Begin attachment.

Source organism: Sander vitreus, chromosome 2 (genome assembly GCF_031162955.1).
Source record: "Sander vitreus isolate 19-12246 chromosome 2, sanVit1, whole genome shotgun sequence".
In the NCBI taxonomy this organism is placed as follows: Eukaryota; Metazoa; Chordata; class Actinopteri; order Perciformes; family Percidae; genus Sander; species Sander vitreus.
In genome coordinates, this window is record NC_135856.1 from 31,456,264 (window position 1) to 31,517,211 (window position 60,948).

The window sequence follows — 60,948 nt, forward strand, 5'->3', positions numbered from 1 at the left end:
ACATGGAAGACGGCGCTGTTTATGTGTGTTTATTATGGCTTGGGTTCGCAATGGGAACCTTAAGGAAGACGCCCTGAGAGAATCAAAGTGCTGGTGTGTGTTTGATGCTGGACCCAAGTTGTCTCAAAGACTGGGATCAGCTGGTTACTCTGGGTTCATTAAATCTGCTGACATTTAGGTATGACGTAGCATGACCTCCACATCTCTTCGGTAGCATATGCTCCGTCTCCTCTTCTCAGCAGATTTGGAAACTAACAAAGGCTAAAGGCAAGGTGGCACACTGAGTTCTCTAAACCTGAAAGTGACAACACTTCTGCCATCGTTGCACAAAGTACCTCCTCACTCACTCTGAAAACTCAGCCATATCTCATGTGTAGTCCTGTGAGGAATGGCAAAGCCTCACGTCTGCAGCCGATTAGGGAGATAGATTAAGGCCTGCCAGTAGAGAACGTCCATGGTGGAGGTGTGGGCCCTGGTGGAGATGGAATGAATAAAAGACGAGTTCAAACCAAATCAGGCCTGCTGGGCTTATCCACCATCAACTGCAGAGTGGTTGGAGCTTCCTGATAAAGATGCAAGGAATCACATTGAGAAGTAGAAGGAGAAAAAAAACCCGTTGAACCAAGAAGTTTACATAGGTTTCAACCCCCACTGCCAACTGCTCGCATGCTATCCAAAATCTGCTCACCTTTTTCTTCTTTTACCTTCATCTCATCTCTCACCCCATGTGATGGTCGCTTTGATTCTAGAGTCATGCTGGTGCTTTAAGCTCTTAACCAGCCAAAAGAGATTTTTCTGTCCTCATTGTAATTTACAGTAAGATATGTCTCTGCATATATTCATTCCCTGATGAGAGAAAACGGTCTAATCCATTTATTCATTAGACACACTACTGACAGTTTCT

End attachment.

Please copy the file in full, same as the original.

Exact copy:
Source organism: Sander vitreus, chromosome 2 (genome assembly GCF_031162955.1).
Source record: "Sander vitreus isolate 19-12246 chromosome 2, sanVit1, whole genome shotgun sequence".
In the NCBI taxonomy this organism is placed as follows: Eukaryota; Metazoa; Chordata; class Actinopteri; order Perciformes; family Percidae; genus Sander; species Sander vitreus.
In genome coordinates, this window is record NC_135856.1 from 31,456,264 (window position 1) to 31,517,211 (window position 60,948).

The window sequence follows — 60,948 nt, forward strand, 5'->3', positions numbered from 1 at the left end:
ACATGGAAGACGGCGCTGTTTATGTGTGTTTATTATGGCTTGGGTTCGCAATGGGAACCTTAAGGAAGACGCCCTGAGAGAATCAAAGTGCTGGTGTGTGTTTGATGCTGGACCCAAGTTGTCTCAAAGACTGGGATCAGCTGGTTACTCTGGGTTCATTAAATCTGCTGACATTTAGGTATGACGTAGCATGACCTCCACATCTCTTCGGTAGCATATGCTCCGTCTCCTCTTCTCAGCAGATTTGGAAACTAACAAAGGCTAAAGGCAAGGTGGCACACTGAGTTCTCTAAACCTGAAAGTGACAACACTTCTGCCATCGTTGCACAAAGTACCTCCTCACTCACTCTGAAAACTCAGCCATATCTCATGTGTAGTCCTGTGAGGAATGGCAAAGCCTCACGTCTGCAGCCGATTAGGGAGATAGATTAAGGCCTGCCAGTAGAGAACGTCCATGGTGGAGGTGTGGGCCCTGGTGGAGATGGAATGAATAAAAGACGAGTTCAAACCAAATCAGGCCTGCTGGGCTTATCCACCATCAACTGCAGAGTGGTTGGAGCTTCCTGATAAAGATGCAAGGAATCACATTGAGAAGTAGAAGGAGAAAAAAAACCCGTTGAACCAAGAAGTTTACATAGGTTTCAACCCCCACTGCCAACTGCTCGCATGCTATCCAAAATCTGCTCACCTTTTTCTTCTTTTACCTTCATCTCATCTCTCACCCCATGTGATGGTCGCTTTGATTCTAGAGTCATGCTGGTGCTTTAAGCTCTTAACCAGCCAAAAGAGATTTTTCTGTCCTCATTGTAATTTACAGTAAGATATGTCTCTGCATATATTCATTCCCTGATGAGAGAAAACGGTCTAATCCATTTATTCATTAGACACACTACTGACAGTTTCT